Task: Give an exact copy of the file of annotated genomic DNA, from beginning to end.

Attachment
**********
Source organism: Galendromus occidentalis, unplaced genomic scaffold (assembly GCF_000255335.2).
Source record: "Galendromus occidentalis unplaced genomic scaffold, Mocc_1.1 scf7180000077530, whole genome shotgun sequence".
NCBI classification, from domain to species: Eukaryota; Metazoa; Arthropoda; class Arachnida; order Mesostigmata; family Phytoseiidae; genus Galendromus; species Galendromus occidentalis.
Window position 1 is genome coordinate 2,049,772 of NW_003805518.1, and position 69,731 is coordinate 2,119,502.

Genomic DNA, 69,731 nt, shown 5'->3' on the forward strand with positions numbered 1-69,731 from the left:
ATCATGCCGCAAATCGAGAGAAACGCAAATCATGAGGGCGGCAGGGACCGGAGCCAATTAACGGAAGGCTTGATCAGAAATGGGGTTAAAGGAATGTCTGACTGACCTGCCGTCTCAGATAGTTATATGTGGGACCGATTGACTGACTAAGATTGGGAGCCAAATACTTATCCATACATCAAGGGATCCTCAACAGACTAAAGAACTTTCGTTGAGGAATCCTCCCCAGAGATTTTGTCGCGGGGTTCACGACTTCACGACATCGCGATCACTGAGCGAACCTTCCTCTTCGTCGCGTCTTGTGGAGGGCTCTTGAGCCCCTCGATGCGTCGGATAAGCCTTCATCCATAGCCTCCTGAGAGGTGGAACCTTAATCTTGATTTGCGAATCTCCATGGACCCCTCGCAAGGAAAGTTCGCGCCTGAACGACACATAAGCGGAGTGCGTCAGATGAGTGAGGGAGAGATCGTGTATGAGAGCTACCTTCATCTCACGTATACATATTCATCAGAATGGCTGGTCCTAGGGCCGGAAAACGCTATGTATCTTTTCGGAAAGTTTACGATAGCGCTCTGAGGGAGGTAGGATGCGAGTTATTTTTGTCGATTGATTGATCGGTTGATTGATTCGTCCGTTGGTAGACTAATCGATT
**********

Source organism: Galendromus occidentalis, unplaced genomic scaffold (assembly GCF_000255335.2).
Source record: "Galendromus occidentalis unplaced genomic scaffold, Mocc_1.1 scf7180000077530, whole genome shotgun sequence".
NCBI classification, from domain to species: Eukaryota; Metazoa; Arthropoda; class Arachnida; order Mesostigmata; family Phytoseiidae; genus Galendromus; species Galendromus occidentalis.
Window position 1 is genome coordinate 2,049,772 of NW_003805518.1, and position 69,731 is coordinate 2,119,502.

Genomic DNA, 69,731 nt, shown 5'->3' on the forward strand with positions numbered 1-69,731 from the left:
ATCATGCCGCAAATCGAGAGAAACGCAAATCATGAGGGCGGCAGGGACCGGAGCCAATTAACGGAAGGCTTGATCAGAAATGGGGTTAAAGGAATGTCTGACTGACCTGCCGTCTCAGATAGTTATATGTGGGACCGATTGACTGACTAAGATTGGGAGCCAAATACTTATCCATACATCAAGGGATCCTCAACAGACTAAAGAACTTTCGTTGAGGAATCCTCCCCAGAGATTTTGTCGCGGGGTTCACGACTTCACGACATCGCGATCACTGAGCGAACCTTCCTCTTCGTCGCGTCTTGTGGAGGGCTCTTGAGCCCCTCGATGCGTCGGATAAGCCTTCATCCATAGCCTCCTGAGAGGTGGAACCTTAATCTTGATTTGCGAATCTCCATGGACCCCTCGCAAGGAAAGTTCGCGCCTGAACGACACATAAGCGGAGTGCGTCAGATGAGTGAGGGAGAGATCGTGTATGAGAGCTACCTTCATCTCACGTATACATATTCATCAGAATGGCTGGTCCTAGGGCCGGAAAACGCTATGTATCTTTTCGGAAAGTTTACGATAGCGCTCTGAGGGAGGTAGGATGCGAGTTATTTTTGTCGATTGATTGATCGGTTGATTGATTCGTCCGTTGGTAGACTAATCGATT